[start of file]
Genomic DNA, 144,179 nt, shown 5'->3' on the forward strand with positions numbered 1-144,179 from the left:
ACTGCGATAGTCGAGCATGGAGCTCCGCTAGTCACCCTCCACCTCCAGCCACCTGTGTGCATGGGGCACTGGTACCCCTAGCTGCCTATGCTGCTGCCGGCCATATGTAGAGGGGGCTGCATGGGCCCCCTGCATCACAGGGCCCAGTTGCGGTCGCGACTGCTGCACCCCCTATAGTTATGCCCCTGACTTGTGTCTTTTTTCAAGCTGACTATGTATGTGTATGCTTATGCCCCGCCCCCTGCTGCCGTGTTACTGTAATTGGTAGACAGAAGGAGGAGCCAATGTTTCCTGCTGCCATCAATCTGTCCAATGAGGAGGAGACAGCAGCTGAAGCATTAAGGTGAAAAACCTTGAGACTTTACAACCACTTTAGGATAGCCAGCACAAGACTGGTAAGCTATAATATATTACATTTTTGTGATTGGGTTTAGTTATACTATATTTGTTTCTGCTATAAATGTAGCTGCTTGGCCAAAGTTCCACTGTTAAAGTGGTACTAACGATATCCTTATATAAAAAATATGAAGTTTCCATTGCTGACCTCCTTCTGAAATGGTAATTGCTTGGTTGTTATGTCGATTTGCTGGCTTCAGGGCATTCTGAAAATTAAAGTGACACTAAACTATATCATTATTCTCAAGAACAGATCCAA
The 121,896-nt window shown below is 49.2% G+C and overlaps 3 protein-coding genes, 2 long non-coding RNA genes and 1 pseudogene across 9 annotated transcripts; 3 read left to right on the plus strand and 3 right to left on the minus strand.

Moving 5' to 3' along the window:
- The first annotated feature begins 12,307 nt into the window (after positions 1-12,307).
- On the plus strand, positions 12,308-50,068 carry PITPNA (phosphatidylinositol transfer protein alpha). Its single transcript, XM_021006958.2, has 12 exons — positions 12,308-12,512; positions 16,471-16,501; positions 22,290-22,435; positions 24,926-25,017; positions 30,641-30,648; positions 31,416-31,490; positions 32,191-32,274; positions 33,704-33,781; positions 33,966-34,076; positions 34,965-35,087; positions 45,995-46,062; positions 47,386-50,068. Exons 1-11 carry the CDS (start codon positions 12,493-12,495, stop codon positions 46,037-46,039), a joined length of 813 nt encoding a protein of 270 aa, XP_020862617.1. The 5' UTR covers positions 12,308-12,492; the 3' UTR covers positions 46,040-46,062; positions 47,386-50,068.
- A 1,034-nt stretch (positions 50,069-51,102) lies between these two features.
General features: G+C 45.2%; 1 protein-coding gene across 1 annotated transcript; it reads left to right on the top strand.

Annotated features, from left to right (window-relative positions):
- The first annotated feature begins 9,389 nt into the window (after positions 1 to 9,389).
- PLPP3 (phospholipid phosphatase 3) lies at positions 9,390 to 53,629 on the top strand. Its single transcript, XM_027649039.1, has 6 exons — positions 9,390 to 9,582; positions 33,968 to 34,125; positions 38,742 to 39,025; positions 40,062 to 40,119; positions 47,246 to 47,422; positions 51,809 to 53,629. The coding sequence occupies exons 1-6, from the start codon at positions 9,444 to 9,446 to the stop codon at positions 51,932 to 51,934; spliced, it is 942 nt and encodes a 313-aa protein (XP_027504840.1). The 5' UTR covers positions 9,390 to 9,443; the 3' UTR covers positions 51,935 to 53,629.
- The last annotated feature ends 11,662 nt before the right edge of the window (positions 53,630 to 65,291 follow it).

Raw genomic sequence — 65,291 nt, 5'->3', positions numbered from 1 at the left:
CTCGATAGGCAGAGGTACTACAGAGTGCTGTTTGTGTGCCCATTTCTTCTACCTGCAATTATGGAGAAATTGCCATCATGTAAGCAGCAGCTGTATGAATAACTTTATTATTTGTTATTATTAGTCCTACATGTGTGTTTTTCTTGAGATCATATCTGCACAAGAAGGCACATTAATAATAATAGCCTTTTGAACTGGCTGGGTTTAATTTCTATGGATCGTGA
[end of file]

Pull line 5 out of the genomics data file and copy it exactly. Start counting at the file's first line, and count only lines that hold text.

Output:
- The first annotated feature begins 12,307 nt into the window (after positions 1-12,307).